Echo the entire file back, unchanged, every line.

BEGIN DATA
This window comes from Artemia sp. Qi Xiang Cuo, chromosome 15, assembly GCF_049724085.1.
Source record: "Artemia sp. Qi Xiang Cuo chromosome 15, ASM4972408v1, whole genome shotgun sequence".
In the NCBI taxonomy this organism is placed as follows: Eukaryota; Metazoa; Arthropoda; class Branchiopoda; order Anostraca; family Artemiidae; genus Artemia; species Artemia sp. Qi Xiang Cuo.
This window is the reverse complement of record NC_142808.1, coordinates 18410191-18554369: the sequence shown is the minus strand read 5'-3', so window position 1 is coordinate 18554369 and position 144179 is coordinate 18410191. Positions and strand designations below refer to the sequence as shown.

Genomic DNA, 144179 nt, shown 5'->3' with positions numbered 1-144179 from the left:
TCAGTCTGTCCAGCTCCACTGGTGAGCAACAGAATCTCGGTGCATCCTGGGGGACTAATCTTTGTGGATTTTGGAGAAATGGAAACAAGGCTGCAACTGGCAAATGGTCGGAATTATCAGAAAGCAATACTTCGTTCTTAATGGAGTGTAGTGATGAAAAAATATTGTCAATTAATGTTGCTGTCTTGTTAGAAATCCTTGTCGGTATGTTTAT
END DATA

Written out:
This window comes from Artemia sp. Qi Xiang Cuo, chromosome 15, assembly GCF_049724085.1.
Source record: "Artemia sp. Qi Xiang Cuo chromosome 15, ASM4972408v1, whole genome shotgun sequence".
In the NCBI taxonomy this organism is placed as follows: Eukaryota; Metazoa; Arthropoda; class Branchiopoda; order Anostraca; family Artemiidae; genus Artemia; species Artemia sp. Qi Xiang Cuo.
This window is the reverse complement of record NC_142808.1, coordinates 18410191-18554369: the sequence shown is the minus strand read 5'-3', so window position 1 is coordinate 18554369 and position 144179 is coordinate 18410191. Positions and strand designations below refer to the sequence as shown.

Genomic DNA, 144179 nt, shown 5'->3' with positions numbered 1-144179 from the left:
TCAGTCTGTCCAGCTCCACTGGTGAGCAACAGAATCTCGGTGCATCCTGGGGGACTAATCTTTGTGGATTTTGGAGAAATGGAAACAAGGCTGCAACTGGCAAATGGTCGGAATTATCAGAAAGCAATACTTCGTTCTTAATGGAGTGTAGTGATGAAAAAATATTGTCAATTAATGTTGCTGTCTTGTTAGAAATCCTTGTCGGTATGTTTAT